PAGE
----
During the Q&A part of the panel, someone asked a question, which sparked a response in me. And suddenly, I found myself answering the question eloquently, and speaking passionately about the use of language as an act of inclusion or exclusion in everyday situations. That we ought not to be making Pride Month the time of the year when we focus on issues of inclusion, but rather, by the simple use of inclusive language, making clear that we are welcoming throughout the year.

There are times that I forget that I have something to say. There are times when I wonder how it is that I can come up with a weekly sermon when I’ve done that in the past. Then there are times like yesterday, when something just comes out, and it is the right message at the right moment. For me, those are times when I am serving the Holy most directly. When I let the words flow through me, and the words are good, and true, and right.

Yesterday was a good day.

On Gratitude

In the last 24 hours, I’ve twice had someone express gratitude to me in a meaningful way. Both times were really influential in my mood, so I thought I would share them.

As I was walking out of the grocery store yesterday with a couple of items in my reusable shopping bag, I noticed a woman struggling to lift a bag of dog food out of her shopping cart and into her car. I asked if she’d like a hand, and she responded that, no, she had it in hand and it was all gravity from here (as she let it fall into her hatchback). I thought nothing more of the encounter and proceeded to walk home. A block later, she pulled up beside me and said, “thank you. I just wanted to let you know that you made my day.” Such a little thing I did (actually, offered to do, since she did all the work), and it made her day. And in turn, she made mine by helping me to see the difference I had made in her day.

Today, as I sat at the frontdesk at CubeSpace, someone with whom I worked on barcamp came in for a meeting and handed me a gift bag as a thank you for all the work I’d done on barcamp. First, I want to be clear, it’s wonderful to be thanked for that work, and a gift, any token, really does convey that powerfully. Secondly, I opened the bag…and it contained yarn. Not just any yarn, but Yarnia yarn. It’s a beautiful mix she made of greens and maroons, bamboo, hemp and rayon fibers. It’s a wonderful meaningful expression of gratitude  because she got me something that is near and dear to my heart. It’s not just a token…it’s a token for me, which adds to the sense of gratitude.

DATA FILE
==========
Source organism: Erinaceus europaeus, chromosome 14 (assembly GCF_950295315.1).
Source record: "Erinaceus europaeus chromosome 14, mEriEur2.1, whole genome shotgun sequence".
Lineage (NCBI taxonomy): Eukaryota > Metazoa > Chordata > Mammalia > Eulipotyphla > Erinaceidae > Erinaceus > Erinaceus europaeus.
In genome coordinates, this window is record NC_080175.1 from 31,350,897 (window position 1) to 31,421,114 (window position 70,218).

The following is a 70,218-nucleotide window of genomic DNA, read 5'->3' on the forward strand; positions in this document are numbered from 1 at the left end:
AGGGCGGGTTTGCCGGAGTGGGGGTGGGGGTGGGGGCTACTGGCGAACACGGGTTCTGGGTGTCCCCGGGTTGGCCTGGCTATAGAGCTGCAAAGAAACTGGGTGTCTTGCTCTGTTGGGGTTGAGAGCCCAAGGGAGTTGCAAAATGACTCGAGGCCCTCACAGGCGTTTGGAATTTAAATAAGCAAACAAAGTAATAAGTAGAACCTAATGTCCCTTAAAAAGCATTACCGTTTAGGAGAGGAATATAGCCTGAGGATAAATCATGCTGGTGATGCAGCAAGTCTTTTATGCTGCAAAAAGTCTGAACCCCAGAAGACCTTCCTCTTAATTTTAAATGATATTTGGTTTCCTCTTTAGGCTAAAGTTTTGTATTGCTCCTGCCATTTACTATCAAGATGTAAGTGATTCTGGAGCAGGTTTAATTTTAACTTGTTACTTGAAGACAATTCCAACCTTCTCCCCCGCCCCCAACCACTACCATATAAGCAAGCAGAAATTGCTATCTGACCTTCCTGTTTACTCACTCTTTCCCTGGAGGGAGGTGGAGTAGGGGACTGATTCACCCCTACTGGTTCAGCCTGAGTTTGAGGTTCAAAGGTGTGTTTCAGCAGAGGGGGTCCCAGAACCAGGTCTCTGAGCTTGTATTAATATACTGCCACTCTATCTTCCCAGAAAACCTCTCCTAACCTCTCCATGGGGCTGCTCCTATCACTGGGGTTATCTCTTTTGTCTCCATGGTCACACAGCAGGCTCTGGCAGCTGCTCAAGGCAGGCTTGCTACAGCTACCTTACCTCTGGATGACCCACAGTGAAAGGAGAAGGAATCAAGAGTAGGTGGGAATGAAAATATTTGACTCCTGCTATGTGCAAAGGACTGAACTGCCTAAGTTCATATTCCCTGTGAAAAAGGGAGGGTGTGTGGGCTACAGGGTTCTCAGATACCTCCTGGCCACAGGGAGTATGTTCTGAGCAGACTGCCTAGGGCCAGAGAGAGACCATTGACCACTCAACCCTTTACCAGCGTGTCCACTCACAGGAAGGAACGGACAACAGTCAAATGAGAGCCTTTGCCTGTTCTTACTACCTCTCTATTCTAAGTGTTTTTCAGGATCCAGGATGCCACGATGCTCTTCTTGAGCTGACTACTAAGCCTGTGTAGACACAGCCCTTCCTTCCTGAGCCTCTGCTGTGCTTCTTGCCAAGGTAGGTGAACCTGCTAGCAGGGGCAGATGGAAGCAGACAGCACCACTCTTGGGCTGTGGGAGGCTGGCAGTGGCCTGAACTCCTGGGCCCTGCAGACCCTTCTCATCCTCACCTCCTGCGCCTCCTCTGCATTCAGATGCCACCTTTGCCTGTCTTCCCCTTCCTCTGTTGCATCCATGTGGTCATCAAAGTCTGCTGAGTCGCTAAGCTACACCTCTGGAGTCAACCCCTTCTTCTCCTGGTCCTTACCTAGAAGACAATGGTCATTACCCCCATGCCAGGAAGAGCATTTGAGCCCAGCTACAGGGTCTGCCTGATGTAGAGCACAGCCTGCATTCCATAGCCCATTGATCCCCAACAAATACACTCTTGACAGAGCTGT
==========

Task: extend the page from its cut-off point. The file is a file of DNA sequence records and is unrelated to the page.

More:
So now, I am sitting here being grateful that I live in such a lovely place, with such wonderful people, who expres their gratitude.

Sparks of Love, Sparks of Holiness

I performed a wedding yesterday. Nothing especially odd about that–I perform 7 – 12 weddings a year. What made this one notable (for me…they are all notable for the couples involved) was the intensity of the interaction between the couple underneath the huppah (Jewish wedding canopy).

The bride and the groom were completely focused on each other throughout the ceremony. This may seem commonplace, but in my experience, it’s far more common for the the couple’s attention to be fairly diffuse during a wedding ceremony. A little bit on me, a little bit on the guests, a little bit on each other. In fact, I routinely have to remind the bride and groom to look at each other rather than to look at me, while they are repeating their vows to each other. Not this time. The groom and bride were intensely focused on one another. It was as though sparks of love were flying between them throughout the ceremony. It was as though their love was powerful enough that it was a presence in and of itself. And in my line of work, we often call that presence “God.”